If you have your heart set on a larger boat and more complicated mechanism, the Bermuda Sloop rig might be the perfect choice for your needs. This is also a very simple rig, composed of a slightly larger configuration of sails.
Which Boat to Choose
Now that you know what kind of rigs you’ll be considering, here are a few individual boats that utilize easy to learn and handle rigs like the ones mentioned. Here are a few great options when you are deciding what will be the best boat for you to learn to sail on.
The Sailing Dinghy
The sailing dinghy brings back memories both fond and less fond for any sailors who started sailing as kids in sailing classes. These are extremely simple boats that also can go surprisingly fast, making them a great first sailboat to learn on and also help to get kids interested in the sport of sailing for the first time.
They are an inexpensive option which is none the less quite suitable as a racing boat. They come in a number of sizes to suit different people and age groups. While these boats are most typically associated with children who are learning to sail, the variety of sizes can also make them a good pick for adults learning to sail.
These aren’t the fastest racing sailboats, but if you are looking for an inexpensive boat to help you get addicted to this fun sport, it is a superb option.
It is also a great option for anyone who will only be sailing seasonally, since the mast is removable and you can conveniently stow away all of the various components.
The Optimist, or Opti , is the best-known of these little boats, but there are a number of options to choose from that come at various price points.
The Sunfish is a delightful, speedy little boat that will keep you close to the water and fully enjoying yourself. This is a little racing boat that’s only 13 feet long but can be a blast to use, whether you’ve been sailing all your life or you’re just getting started.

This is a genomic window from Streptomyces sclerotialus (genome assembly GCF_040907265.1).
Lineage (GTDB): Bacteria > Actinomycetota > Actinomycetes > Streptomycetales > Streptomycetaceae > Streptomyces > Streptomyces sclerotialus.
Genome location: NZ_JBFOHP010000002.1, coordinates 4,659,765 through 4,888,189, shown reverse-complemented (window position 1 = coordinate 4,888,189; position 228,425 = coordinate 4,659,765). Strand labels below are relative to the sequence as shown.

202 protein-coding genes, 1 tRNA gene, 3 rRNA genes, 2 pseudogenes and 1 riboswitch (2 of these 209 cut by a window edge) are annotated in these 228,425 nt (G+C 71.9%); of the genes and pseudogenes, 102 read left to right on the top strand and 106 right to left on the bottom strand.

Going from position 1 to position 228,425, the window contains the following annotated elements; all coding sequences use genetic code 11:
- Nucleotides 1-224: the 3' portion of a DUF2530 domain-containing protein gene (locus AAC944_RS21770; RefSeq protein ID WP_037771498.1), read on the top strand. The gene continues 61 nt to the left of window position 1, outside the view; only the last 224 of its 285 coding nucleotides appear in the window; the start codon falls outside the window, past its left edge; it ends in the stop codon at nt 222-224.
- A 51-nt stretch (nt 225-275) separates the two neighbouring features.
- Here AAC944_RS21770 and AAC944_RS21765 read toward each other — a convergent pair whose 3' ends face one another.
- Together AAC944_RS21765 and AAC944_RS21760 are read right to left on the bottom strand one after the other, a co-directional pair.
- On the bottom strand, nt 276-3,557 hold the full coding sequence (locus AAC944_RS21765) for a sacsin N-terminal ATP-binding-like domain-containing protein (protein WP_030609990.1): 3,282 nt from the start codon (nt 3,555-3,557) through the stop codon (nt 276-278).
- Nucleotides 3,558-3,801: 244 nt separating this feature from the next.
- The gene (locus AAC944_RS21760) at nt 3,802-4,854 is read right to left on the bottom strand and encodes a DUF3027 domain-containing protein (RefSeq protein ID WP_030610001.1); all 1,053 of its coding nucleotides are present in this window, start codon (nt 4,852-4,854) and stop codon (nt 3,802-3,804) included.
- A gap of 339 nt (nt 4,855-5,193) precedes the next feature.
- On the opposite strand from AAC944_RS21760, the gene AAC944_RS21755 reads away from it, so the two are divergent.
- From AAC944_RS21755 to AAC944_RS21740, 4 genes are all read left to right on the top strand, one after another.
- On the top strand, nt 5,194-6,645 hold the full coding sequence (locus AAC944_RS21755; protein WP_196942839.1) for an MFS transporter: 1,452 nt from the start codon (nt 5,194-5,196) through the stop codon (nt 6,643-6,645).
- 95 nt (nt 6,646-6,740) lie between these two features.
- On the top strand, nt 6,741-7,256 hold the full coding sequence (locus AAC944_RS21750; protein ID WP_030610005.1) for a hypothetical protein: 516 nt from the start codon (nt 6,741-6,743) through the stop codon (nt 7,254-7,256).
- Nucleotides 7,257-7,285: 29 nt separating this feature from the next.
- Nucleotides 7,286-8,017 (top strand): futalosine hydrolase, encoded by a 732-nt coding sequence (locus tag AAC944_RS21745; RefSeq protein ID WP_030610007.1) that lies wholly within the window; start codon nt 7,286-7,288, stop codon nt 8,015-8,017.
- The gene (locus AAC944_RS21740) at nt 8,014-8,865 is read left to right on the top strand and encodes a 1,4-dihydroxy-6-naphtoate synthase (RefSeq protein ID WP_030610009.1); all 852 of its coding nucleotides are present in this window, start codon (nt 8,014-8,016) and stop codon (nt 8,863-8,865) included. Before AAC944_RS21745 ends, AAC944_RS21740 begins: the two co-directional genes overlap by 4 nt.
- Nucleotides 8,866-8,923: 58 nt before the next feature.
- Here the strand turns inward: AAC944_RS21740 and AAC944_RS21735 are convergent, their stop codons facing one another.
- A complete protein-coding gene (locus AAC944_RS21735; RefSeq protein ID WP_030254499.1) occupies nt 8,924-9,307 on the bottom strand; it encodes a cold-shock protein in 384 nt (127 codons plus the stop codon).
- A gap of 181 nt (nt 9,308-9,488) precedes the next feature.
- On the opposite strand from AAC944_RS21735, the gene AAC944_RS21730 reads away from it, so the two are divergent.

If you only want to buy one little sailboat that you can trust to still be fun years down the road, this may be the boat for you. It’s a shallow-draft boat that will enable you to get very close to islands and flats.
It’s a great choice if you live somewhere with many shallow areas or dramatic tidal changes or if you want to sail around a lake or other area with a somewhat unpredictable draft.
It has a big sail that performs even in very light winds, so this is a boat that you can take out most weekends and have fun, even if it’s not particularly breezy.
The Sunfish is a high-performing little boat that may offer more challenges to the beginner than some other options, but if you are committed to learning, you will likely love this little boat.
West Wight Potter
This handy little boat is 19 feet long and has a cabin, so if you want a boat that you can not only take out for a fun weekend but spend a night, weekend, or even liveaboard if you are committed to roughing it, this may be the boat for you. It is unsinkable, so if you’re worried about safety on your small sailboat, this boat is likely to appeal to you.
The rig is simple to set up and it is quite easy to handle. It is not at all a difficult boat to handle and it’s a superb starter boat for anyone for whom access to a good cabin is important.
While it isn’t a racing boat by anyone’s perspective, it is a fast little boat that you will likely have a lot of fun on. It can achieve higher than standard cruising speeds by getting on a plane.
Is Sailing a Difficult Hobby to Start?
If you have dreams of getting out in nature, you may be considering a couple of different options to get you there. Sailing can be a lot of fun for a wide variety of people.
Whether you have experience out on the water or not, you can get started falling in love with sailing. This is a great hobby for anyone who has access to open water. You may be surprised by how affordable it is to begin sailing.
If you prefer to choose a great boat for your needs in a price range that is reasonable for you, you are sure to find sailing to be a fun and very reasonable hobby for your family to enjoy.